Critics of the $787 billion Recovery Act complain it is not doing enough to revive the economy, but they rarely ask why the companies that are receiving stimulus contracts and grants are not hiring more people. Now one of those recipients is facing a growing controversy over its employment practices in a case that helps explain why jobs remain in short supply.

Appliance maker Whirlpool is under fire from organized labor for its decision to shut down a 1,100-worker refrigerator plant in Evansville, Indiana and shift the work to a company factory in Mexico. The announcement was actually made last August, but it did not get national attention until recently, when union activists realized that Whirlpool had been given a $19.3 million grant by the U.S. Department of Energy to develop “smart appliances.” The funding was part of the Recovery Act’s $4.5 billion pot of money to encourage the development of the smart transmission grid.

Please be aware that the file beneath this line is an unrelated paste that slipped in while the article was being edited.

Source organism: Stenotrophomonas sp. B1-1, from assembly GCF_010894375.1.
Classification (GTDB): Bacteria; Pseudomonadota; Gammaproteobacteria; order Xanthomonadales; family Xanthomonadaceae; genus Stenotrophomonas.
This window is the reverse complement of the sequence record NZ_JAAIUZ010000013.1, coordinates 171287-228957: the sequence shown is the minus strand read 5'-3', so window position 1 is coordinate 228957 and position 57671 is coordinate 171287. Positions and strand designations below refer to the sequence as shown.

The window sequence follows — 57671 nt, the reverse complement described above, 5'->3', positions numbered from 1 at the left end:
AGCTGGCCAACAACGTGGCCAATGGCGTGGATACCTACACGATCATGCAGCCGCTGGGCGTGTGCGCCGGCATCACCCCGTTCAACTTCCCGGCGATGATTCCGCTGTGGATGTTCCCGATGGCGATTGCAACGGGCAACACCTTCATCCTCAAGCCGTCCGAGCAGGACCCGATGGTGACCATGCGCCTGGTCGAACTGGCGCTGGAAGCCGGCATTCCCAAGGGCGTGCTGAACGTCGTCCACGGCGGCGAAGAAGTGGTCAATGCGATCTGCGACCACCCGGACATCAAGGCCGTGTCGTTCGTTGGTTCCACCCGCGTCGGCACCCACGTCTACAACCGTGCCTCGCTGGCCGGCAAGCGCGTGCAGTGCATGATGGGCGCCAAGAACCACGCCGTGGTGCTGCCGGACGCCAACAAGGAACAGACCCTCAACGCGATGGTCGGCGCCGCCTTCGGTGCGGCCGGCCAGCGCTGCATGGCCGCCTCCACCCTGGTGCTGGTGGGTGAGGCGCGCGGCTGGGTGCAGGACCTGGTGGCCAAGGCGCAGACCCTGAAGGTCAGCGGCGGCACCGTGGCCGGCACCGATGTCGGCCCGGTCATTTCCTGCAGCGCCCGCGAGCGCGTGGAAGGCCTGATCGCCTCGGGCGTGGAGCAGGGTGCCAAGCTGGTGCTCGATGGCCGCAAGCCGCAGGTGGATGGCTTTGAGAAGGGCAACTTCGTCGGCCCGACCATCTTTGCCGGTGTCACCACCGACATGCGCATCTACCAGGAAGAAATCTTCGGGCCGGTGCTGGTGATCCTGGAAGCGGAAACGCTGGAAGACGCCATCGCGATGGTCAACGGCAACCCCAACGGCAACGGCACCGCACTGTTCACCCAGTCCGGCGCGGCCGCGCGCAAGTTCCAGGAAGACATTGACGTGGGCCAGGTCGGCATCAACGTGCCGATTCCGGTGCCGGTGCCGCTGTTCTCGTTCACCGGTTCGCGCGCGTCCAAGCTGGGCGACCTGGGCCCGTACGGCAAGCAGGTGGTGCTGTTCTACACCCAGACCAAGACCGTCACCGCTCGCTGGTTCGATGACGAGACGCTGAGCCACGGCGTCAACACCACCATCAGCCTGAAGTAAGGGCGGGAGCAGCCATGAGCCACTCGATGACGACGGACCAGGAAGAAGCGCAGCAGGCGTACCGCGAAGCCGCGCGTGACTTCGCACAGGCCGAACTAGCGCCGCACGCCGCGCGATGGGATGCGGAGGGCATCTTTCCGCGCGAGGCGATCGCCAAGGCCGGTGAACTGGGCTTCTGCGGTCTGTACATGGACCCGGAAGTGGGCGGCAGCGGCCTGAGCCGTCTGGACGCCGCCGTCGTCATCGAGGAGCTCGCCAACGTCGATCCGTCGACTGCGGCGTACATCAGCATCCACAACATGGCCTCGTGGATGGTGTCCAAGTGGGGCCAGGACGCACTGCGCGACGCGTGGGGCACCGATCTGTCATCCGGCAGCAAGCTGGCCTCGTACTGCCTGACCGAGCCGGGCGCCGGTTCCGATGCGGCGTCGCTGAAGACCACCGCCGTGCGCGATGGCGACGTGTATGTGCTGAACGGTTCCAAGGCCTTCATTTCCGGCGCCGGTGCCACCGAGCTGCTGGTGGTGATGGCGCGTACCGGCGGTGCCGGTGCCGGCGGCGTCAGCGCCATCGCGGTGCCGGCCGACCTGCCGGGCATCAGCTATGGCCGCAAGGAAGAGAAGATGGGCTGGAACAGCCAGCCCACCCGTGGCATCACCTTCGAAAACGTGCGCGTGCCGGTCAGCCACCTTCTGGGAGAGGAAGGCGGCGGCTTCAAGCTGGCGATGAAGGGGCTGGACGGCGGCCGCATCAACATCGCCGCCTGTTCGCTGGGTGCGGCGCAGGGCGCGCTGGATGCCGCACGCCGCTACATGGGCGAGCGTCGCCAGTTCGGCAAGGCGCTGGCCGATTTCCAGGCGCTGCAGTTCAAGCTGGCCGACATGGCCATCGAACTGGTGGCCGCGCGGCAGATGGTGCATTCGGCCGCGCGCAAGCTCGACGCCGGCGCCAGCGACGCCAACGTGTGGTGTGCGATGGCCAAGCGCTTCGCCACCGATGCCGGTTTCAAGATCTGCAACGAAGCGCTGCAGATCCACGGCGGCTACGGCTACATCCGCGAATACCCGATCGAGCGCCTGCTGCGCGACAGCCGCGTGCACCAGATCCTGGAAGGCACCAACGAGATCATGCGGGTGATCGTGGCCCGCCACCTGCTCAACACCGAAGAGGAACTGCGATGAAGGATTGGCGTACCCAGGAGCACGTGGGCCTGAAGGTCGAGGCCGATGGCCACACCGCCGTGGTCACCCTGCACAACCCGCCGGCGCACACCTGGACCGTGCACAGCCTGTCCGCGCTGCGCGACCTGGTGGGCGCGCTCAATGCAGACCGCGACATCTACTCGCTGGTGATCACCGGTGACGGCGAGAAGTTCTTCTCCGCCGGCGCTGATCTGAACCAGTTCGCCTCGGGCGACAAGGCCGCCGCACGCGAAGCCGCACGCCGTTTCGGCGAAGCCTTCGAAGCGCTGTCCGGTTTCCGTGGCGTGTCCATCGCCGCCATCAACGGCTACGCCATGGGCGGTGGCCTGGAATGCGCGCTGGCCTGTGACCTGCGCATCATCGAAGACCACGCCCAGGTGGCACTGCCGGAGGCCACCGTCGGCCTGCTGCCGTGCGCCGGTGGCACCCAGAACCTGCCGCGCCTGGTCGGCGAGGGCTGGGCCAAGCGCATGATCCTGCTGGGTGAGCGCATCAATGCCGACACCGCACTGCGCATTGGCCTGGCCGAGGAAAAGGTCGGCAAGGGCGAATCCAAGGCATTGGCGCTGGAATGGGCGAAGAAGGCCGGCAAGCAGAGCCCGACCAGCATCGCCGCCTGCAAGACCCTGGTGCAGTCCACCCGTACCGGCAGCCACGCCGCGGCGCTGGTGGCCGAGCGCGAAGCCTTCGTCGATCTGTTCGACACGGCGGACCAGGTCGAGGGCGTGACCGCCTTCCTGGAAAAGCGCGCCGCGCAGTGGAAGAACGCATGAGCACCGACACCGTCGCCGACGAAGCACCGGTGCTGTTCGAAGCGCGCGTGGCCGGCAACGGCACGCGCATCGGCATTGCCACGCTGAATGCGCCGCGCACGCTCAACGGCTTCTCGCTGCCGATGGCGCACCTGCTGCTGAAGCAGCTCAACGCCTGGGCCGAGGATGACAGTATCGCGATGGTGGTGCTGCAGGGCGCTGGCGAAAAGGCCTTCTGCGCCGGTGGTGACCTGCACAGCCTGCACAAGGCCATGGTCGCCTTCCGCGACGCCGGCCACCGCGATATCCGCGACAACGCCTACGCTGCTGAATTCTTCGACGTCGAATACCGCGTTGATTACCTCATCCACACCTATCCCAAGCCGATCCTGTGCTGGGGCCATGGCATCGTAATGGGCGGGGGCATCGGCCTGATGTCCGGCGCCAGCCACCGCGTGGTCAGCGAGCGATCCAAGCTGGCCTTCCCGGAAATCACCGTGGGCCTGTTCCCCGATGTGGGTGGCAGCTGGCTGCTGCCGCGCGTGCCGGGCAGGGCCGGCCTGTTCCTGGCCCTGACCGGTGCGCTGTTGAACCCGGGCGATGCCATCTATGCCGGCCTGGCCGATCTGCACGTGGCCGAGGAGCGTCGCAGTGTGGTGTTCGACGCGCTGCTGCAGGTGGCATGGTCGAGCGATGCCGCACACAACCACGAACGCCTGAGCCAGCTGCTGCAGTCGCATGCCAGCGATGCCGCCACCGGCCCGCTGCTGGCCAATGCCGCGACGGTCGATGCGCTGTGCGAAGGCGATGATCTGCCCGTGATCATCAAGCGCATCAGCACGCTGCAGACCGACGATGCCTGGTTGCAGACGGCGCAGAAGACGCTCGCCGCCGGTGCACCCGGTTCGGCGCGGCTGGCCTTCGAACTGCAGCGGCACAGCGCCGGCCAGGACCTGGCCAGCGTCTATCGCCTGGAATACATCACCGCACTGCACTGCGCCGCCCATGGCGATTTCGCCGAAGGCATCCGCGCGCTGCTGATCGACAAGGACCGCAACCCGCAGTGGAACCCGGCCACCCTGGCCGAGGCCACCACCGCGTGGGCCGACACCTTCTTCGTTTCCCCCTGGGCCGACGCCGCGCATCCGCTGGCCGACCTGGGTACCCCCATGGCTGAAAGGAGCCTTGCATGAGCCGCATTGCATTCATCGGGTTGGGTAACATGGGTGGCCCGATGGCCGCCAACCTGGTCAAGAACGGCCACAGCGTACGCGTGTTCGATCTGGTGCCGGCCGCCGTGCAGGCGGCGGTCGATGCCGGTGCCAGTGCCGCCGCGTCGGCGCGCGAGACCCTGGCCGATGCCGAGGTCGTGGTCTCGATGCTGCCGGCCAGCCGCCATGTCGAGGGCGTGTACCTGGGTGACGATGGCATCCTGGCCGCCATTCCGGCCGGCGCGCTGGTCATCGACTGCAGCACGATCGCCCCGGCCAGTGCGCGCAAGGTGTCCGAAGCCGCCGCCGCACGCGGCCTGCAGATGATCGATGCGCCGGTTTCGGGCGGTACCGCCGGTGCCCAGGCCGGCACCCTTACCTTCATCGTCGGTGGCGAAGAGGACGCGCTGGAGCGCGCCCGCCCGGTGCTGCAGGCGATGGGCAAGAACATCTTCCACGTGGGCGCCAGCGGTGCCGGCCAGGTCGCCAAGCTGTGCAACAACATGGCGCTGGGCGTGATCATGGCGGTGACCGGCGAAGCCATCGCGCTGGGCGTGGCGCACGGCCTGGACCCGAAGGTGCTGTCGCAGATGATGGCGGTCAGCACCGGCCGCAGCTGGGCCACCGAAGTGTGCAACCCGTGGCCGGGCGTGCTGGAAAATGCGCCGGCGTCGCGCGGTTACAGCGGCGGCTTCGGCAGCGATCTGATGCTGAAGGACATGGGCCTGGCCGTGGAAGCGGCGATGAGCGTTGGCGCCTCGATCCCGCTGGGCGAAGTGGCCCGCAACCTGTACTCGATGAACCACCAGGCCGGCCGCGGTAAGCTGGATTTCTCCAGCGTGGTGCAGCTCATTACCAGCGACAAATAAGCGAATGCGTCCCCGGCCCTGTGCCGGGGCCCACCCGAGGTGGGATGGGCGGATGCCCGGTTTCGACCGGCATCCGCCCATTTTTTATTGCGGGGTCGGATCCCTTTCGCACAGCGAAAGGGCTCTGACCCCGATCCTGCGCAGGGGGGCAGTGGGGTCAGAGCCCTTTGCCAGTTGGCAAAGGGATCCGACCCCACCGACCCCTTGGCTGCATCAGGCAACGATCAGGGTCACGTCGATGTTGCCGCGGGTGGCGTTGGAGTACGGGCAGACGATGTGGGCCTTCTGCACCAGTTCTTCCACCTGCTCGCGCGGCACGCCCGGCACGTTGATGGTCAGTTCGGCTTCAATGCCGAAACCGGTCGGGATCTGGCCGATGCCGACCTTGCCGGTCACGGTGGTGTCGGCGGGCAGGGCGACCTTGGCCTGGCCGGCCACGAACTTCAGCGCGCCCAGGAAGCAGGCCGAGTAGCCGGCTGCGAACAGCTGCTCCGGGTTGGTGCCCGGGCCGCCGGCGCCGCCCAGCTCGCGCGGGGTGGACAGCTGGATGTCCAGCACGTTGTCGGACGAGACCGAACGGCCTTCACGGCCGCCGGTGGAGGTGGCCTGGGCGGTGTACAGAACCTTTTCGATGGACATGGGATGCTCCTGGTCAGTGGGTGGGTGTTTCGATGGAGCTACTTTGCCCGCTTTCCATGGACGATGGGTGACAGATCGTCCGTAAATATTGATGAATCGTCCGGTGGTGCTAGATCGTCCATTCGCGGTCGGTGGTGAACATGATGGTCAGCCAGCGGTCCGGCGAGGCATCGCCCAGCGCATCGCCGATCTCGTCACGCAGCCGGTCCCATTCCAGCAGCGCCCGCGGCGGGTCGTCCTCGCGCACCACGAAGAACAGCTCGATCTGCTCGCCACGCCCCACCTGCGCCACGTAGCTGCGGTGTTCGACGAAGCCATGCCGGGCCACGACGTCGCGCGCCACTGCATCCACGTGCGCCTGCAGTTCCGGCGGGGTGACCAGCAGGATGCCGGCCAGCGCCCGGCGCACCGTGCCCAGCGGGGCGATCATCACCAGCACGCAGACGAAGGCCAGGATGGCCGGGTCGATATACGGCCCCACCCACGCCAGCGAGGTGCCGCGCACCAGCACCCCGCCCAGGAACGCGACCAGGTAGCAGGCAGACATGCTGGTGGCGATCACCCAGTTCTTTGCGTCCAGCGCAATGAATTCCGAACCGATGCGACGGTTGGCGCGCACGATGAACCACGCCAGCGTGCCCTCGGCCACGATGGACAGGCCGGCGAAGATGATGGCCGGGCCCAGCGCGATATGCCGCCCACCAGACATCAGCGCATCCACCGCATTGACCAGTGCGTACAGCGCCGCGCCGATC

The grant was not directed to the Evansville plant, but unions are nonetheless indignant that a company engaged in exporting jobs to a foreign low-wage location is receiving federal aid. The company made things worse for itself by warning workers not to participate in a planned protest demonstration featuring AFL-CIO President Richard Trumka. The union at the plant, IUE-CWA Local 808, has filed an unfair labor practice charge over the warning.

This situation shows the difficulty of using stimulus funds or other incentives to generate employment at a time when so many large corporations no longer have an interest in producing things in the United States.